It will be a long time before we can say we're in a post-COVID world. But as the country gradually eases out of lockdown, we're coming to grips with the fact that nothing is going to be the same as it was before — and that goes for our kids, too.

So what will childhood look like from now on? How will kids' lives change as society learns to function alongside a highly contagious and deadly virus? And what will this time do to kids' psyches?

One of the first major landscapes of change will be school. If and when school starts up again, it will look very different. Guidelines from the Centers for Disease Control and Prevention (CDC) suggest schools keep desks six feet apart, tape "physical guides" on floors to show kids where to walk, and teach and reinforce the use of face coverings. There's also a good chance that some of the home-schooling tactics parents have been employing over the last few months will endure as part of a "hybrid" education program in which kids physically attend school only a few days per week in order to reduce classroom occupancy. Virtual lessons from teachers would take place on the other days.

In order for this long-term hybrid learning system to work, educators will need to prioritize students' social and emotional wellbeing, suggests Justine Bruyère, a lecturer on the reading education program in the department of teaching and learning at Vanderbilt University's Peabody College. "We need to be considering how we might create communities of inquiry, which means acknowledging learning as a deeply collaborative process and being open to blended models of learning (some in person and some online) that can still allow students the chance to experience deep, wide, multidimensional learning," says Bruyère.

But licensed professional counselor Roseann Capanna-Hodge, EdD, worries a hybrid program still won't provide kids with the routine they are used to, or a high enough activity level. "Routines and structure give children the stability they need to feel calm and confident and without it, worried feelings can rise," she says.

Will the global pandemic have any permanent affects on our kids' psyches? Experts say it's really hard to tell. "Children are not really capable of the mental exercises of soul searching or self-analysis that allows for this pandemic to become a meaningful or even spiritual experience for adults," says board certified psychiatrist Dr. Margaret Seide. "It will be several years or even decades before we fully understand the impact of the coronavirus pandemic on the emotional life of children," she adds, because the effects will manifest in adulthood.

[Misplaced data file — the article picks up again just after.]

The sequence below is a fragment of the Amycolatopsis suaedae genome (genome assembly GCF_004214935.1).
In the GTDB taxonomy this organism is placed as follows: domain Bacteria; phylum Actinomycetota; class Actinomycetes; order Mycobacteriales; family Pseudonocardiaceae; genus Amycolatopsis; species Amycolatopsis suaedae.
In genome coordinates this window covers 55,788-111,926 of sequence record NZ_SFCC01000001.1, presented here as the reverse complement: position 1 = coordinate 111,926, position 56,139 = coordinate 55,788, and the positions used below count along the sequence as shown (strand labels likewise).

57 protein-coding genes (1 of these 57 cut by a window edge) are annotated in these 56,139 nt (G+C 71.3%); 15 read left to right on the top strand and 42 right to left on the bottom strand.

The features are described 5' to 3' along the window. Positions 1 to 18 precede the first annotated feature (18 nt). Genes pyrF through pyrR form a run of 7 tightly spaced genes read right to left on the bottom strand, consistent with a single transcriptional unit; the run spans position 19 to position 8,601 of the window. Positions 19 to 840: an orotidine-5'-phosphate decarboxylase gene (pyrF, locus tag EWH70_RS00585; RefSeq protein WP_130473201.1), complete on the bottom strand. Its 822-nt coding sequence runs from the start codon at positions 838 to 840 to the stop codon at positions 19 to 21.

But generally, children deal well with change, Dr. Seide says, "because their lives are constantly evolving. The daily routine and privileges allowed to an 8-year-old may be dramatically different from that of a 10-year-old and school may be different from year to year. Due to that, children tend to be quite adaptive and ready to go with the flow."

Plus, kids often have a lot of trust in the adults around them, which means they'll follow mom and dad's leads in abiding by the new guidelines. "They are not stuck in their ways or attached to any particular routine the way adults are," Dr. Seide says. "Children absolutely have an advantage over adults in that respect."

Of course, it's normal to have some trepidations about re-entering the world, especially after being told a dangerous virus is on the loose. "For some, it will be exciting, and for others, it will be worrisome and maybe even panic-inducing," says Dr. Capanna-Hodge says. "Re-entry panic syndrome" is a real thing, she explains, and it's when someone's anxiety is so great it prevents them from resuming normal, everyday activities. This can affect children as well as adults, and "can stop them from wanting to get together with their friends or go out to public places."

Parents can help by modeling good stress management. Breathing techniques, meditation, and yoga can help to calm the brain and body and prepare kids for an open dialogue about whatever feelings are weighing on their minds. "Teaching kids to recognize and label their emotions, as well as how those emotions create physical sensations in the body, helps kids move through their stress," Dr. Capanna-Hodge says.

Want more essential commentary and analysis like this delivered straight to your inbox? Sign up for The Week's "Today's best articles" newsletter here.